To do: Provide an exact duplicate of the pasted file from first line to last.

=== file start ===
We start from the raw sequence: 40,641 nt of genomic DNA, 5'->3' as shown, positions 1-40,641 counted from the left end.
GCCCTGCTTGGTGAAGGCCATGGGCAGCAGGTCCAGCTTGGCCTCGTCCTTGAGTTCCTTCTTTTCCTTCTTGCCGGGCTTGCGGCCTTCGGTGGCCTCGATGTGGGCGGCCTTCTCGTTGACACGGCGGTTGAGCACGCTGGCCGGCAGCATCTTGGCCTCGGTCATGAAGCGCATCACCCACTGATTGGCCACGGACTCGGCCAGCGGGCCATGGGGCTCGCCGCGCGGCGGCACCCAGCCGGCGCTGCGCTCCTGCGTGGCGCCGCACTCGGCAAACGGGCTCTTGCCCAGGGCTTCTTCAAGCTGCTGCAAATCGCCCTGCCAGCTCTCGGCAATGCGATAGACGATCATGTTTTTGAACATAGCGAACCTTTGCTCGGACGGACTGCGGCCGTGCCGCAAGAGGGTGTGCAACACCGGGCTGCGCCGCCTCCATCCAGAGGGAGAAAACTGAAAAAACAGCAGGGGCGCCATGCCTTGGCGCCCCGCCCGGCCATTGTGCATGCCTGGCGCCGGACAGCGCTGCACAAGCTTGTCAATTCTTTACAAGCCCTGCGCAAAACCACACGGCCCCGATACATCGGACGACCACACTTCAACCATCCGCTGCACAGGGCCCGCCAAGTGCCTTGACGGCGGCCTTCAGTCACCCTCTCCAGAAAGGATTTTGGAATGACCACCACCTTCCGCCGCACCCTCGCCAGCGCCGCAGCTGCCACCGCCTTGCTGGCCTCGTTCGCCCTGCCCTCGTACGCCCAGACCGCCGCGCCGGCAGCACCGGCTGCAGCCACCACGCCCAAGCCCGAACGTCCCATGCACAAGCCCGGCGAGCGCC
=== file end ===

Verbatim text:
We start from the raw sequence: 40,641 nt of genomic DNA, 5'->3' as shown, positions 1-40,641 counted from the left end.
GCCCTGCTTGGTGAAGGCCATGGGCAGCAGGTCCAGCTTGGCCTCGTCCTTGAGTTCCTTCTTTTCCTTCTTGCCGGGCTTGCGGCCTTCGGTGGCCTCGATGTGGGCGGCCTTCTCGTTGACACGGCGGTTGAGCACGCTGGCCGGCAGCATCTTGGCCTCGGTCATGAAGCGCATCACCCACTGATTGGCCACGGACTCGGCCAGCGGGCCATGGGGCTCGCCGCGCGGCGGCACCCAGCCGGCGCTGCGCTCCTGCGTGGCGCCGCACTCGGCAAACGGGCTCTTGCCCAGGGCTTCTTCAAGCTGCTGCAAATCGCCCTGCCAGCTCTCGGCAATGCGATAGACGATCATGTTTTTGAACATAGCGAACCTTTGCTCGGACGGACTGCGGCCGTGCCGCAAGAGGGTGTGCAACACCGGGCTGCGCCGCCTCCATCCAGAGGGAGAAAACTGAAAAAACAGCAGGGGCGCCATGCCTTGGCGCCCCGCCCGGCCATTGTGCATGCCTGGCGCCGGACAGCGCTGCACAAGCTTGTCAATTCTTTACAAGCCCTGCGCAAAACCACACGGCCCCGATACATCGGACGACCACACTTCAACCATCCGCTGCACAGGGCCCGCCAAGTGCCTTGACGGCGGCCTTCAGTCACCCTCTCCAGAAAGGATTTTGGAATGACCACCACCTTCCGCCGCACCCTCGCCAGCGCCGCAGCTGCCACCGCCTTGCTGGCCTCGTTCGCCCTGCCCTCGTACGCCCAGACCGCCGCGCCGGCAGCACCGGCTGCAGCCACCACGCCCAAGCCCGAACGTCCCATGCACAAGCCCGGCGAGCGCC